While working in a restaurant, a young Pesci apparently told a mobster that he was funny—a compliment that was met with a less-than-enthusiastic response. Pesci relayed the anecdote to Scorsese, who decided to include it in the film. Scorsese didn't include the scene in the shooting script so that Pesci and Liotta’s interactions would elicit genuinely surprised reactions from the supporting cast.

12. STEVEN SPIELBERG TRADED CAPE FEAR TO MARTIN SCORSESE FOR THE RIGHTS TO SCHINDLER'S LIST.

Scorsese was set to direct Schindler's List, but was apprehensive about making it after the controversy surrounding his previous two films, Goodfellas and The Last Temptation of Christ. At the same time, Steven Spielberg was set to make Cape Fear, but decided that he "wasn't in the mood" to make a movie about a "maniac." So they traded projects. Spielberg had Bill Murray in mind to play Max Cady. Scorsese had other ideas.

13. THE CASINO OPENING TITLES WERE DESIGNED BY THE LEGENDARY SAUL BASS.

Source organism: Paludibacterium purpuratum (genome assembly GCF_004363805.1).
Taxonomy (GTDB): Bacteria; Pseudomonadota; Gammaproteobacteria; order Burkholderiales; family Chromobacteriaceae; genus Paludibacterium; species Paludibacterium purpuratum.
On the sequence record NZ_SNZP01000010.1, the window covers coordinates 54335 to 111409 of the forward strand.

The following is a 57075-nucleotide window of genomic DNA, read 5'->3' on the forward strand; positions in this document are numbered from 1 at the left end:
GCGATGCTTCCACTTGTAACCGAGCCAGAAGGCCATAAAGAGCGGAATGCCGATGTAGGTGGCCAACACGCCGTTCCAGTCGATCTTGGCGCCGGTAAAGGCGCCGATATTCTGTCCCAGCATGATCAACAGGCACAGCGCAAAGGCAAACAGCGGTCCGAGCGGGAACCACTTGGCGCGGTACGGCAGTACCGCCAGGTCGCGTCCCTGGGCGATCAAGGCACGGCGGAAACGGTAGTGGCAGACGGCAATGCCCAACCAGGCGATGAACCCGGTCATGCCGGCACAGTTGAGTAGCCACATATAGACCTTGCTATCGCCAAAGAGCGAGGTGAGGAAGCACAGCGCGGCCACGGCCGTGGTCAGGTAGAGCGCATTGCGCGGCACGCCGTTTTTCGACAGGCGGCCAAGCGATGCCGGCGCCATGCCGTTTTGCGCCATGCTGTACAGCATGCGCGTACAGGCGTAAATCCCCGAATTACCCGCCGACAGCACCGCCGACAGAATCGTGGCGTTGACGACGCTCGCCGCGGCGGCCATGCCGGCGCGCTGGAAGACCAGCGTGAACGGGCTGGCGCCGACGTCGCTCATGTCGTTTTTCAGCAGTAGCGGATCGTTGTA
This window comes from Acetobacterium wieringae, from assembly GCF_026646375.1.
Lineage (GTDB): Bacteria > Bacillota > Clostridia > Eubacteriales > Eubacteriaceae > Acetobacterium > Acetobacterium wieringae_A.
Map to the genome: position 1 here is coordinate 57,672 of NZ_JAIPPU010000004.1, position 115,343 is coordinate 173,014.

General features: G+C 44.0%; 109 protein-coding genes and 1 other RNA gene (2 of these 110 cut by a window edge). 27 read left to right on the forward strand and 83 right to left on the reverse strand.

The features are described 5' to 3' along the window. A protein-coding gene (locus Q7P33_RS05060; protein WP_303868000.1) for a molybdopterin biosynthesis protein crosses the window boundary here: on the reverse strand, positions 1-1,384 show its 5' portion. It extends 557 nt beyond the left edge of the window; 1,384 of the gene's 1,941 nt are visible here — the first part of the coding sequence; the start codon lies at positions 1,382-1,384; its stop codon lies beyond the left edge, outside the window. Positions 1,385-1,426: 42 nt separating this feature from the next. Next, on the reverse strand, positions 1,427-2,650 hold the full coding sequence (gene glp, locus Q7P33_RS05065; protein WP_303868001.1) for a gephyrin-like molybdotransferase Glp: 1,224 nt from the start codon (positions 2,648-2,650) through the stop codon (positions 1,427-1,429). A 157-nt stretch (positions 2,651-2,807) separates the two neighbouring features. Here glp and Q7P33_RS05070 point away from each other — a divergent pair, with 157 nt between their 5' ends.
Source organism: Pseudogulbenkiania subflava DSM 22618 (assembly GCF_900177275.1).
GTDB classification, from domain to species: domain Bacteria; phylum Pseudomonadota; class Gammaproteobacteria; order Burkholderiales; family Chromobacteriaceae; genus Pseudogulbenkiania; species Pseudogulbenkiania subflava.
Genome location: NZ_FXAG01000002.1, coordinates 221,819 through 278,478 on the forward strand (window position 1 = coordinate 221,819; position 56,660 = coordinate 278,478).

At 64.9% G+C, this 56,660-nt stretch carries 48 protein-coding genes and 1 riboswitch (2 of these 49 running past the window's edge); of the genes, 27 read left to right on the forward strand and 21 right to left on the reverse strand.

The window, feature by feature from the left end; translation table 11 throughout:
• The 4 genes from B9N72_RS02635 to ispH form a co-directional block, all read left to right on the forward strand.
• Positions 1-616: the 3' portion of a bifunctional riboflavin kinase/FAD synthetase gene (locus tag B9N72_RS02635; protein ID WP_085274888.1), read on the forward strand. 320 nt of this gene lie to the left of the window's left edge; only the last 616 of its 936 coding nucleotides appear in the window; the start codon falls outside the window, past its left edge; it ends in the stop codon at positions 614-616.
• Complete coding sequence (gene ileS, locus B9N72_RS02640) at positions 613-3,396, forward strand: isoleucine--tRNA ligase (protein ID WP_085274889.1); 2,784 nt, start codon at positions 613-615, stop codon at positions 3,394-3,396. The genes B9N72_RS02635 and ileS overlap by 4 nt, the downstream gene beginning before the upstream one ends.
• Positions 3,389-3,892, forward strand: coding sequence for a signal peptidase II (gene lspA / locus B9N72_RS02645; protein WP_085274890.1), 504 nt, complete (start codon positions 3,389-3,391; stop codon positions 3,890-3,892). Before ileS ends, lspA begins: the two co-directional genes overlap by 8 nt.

Saul Bass is certainly the most famous (and possibly the only) well-known designer of opening credit sequences, with more than 50 to his name. If there was a movie in the '50s or '60s with distinctive opening titles, odds are good that it was Bass's work, often in conjunction with his wife, Elaine. (Among them: Vertigo, Psycho, North by Northwest, West Side Story, Spartacus, and It's a Mad, Mad, Mad, Mad World.) Bass did the titles for Scorsese's Goodfellas, Cape Fear, The Age of Innocence, and Casino, which turned out to be the final film of his career. He died five months after the film opened, at the age of 75. 

14. GANGS OF NEW YORK WAS 32 YEARS IN THE MAKING.

Scorsese read Herbert Asbury’s 1928 nonfiction book The Gangs of New York: An Informal History of the Underworld in 1970 and immediately thought it would make a good movie. He didn’t have any money or clout yet though, so he had to wait. He bought the movie rights to the book in 1979, and even got a screenplay written around that time, then spent the next 20 years trying to get the project off the ground.

15. THE DEPARTED IS A REMAKE.

While Scorsese and screenwriter William Monahan claim they did not watch the 2002 Hong Kong action movie Infernal Affairs before making The Departed, the two films share more than a few similarities. Infernal Affairs director Andy Lau unsurprisingly prefers his own film, saying of The Departed, “Of course I think the version I made is better, but the Hollywood version is pretty good too.”